Student religious fliers probably OK in Pa. school, court says

Tuesday, October 25, 2011

A Pennsylvania school district likely violated the First Amendment when it prohibited a fifth-grader from distributing invitations to a party at her church, a federal district court has ruled.

K.A., formerly a fifth grader at Barrett Elementary in Cresco, Pa., sought to hand out fliers about her church’s Christmas party in December 2010. Other students had been allowed to distribute birthday party invitations and other community groups has been allowed to have notices put in the school mailboxes.

School officials denied K.A. the right to hand out the fliers under a school policy that gives officials broad authority to restrict information that promotes the interests of particular groups as opposed to student interests.

Michael Ayers, K.A.’s father, filed suit on her behalf in federal court in March 2011, claiming a violation of her First Amendment rights. The school district countered that allowing the fliers might cause a disruption in school in the future.

On Oct. 20, U.S. District Judge A. Richard Caputo granted a preliminary injunction to K.A. in K.A. v. Pocono Mountain School District. The judge reasoned that the applicable legal standard was whether school officials could reasonably forecast that the student’s speech, in the form of the flier, would cause a substantial disruption of school activities. The U.S. Supreme Court articulated this standard in Tinker v. Des Moines Independent Community School District (1969).

“Since Pocono Mountain appears only to be able to demonstrate vague concerns over possible disruption, its actions will likely have failed the Tinker test,” Caputo wrote.

The school district had argued that the proper legal standard was under the Supreme Court’s public-forum jurisprudence rather than Tinker. Its hallways and mailboxes, the school district contended, were nonpublic forums under the First Amendment.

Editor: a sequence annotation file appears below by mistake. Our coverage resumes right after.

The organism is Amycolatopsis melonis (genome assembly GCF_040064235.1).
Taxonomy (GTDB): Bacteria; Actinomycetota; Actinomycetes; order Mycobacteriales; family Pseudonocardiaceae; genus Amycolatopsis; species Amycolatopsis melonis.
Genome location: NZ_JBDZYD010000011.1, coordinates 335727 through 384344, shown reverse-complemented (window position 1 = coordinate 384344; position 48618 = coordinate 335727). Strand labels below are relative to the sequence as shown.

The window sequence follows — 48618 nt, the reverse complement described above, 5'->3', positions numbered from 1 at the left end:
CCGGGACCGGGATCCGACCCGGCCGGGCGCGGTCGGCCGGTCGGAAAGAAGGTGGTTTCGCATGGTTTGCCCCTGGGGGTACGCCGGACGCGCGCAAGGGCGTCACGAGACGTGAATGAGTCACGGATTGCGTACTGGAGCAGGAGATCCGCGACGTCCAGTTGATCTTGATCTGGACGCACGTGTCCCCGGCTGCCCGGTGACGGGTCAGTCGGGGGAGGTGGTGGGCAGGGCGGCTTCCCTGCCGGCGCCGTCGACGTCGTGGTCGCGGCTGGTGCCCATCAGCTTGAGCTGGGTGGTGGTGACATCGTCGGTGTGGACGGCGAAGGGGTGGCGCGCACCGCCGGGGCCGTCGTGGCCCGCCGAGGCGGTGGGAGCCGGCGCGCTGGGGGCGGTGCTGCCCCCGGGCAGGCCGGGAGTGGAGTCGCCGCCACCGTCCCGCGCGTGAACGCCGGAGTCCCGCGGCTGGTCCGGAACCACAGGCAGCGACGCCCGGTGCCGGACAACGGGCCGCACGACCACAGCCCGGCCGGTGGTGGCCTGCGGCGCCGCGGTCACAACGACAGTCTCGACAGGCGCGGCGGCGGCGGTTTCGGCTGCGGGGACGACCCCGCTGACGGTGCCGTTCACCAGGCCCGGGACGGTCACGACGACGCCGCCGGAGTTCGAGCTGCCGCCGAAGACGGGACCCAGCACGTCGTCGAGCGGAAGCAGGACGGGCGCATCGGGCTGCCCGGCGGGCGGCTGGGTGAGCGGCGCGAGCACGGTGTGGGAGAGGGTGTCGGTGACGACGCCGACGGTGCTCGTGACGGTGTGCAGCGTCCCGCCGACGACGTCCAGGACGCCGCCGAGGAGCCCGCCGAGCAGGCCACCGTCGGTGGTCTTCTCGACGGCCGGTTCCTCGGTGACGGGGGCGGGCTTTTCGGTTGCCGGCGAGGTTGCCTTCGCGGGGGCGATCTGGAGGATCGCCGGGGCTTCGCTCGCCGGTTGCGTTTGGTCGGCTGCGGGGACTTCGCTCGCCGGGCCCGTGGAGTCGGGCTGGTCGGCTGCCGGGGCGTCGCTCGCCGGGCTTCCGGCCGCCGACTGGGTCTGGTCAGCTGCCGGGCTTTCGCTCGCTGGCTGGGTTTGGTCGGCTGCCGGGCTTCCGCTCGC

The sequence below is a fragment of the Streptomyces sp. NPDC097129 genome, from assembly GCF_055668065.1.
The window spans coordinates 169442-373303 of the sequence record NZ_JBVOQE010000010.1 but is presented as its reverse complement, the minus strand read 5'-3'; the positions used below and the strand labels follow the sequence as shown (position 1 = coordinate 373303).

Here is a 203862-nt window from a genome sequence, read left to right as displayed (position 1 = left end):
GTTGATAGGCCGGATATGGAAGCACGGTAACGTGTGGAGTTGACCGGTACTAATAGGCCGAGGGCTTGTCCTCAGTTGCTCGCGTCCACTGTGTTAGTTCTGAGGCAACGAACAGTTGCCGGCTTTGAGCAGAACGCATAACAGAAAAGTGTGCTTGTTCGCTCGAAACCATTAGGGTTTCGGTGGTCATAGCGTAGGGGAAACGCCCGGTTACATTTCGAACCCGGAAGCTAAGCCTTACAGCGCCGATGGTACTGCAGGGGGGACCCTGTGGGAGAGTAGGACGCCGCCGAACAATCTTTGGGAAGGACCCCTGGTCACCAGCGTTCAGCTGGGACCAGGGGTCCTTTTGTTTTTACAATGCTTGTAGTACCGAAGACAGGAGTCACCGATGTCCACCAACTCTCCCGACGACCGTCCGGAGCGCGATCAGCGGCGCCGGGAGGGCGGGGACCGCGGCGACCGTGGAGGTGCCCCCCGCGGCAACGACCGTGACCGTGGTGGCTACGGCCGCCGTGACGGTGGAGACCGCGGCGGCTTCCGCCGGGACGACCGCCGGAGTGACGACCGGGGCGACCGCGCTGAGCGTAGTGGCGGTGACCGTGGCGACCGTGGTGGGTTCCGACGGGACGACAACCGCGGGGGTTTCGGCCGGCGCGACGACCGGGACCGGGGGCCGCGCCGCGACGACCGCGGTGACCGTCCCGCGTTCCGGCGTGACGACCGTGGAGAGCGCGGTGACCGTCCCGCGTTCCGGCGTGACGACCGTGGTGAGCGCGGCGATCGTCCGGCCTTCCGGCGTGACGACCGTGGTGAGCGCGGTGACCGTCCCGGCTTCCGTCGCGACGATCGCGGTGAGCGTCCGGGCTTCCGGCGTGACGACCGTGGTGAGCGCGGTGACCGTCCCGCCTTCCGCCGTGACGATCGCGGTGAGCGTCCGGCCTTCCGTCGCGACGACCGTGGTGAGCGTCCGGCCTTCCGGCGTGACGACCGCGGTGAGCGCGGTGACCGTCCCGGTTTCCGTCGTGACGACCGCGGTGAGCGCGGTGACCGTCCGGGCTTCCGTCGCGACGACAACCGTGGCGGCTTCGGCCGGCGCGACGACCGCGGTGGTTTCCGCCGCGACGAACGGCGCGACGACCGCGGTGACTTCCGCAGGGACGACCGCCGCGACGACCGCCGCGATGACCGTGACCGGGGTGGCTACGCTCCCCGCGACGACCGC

But Caputo said that even under this deferential standard, the school district likely would lose. He reasoned that in a nonpublic forum, government restrictions on speech must be viewpoint-neutral and reasonable.

“The Superintendent’s elusive criteria for determining which materials could be distributed is simply too broad and vague to be considered reasonable,” Caputo wrote. “An across the board ban on ‘solicitation’, given the established vagaries of that term, clearly runs afoul of both Tinker and a nonpublic forum analysis.”

The Alliance Defense Fund is representing K.A.

“Christian students have positive messages to share with other students that are not only protected by the Constitution, but that should be welcomed in public schools,” said Alliance Defense Fund Senior Counsel David Cortman in a news release. “The court was right to stop this unconstitutional ban on Christmas party invitations as our lawsuit moves forward.”

The school district did not respond to queries.

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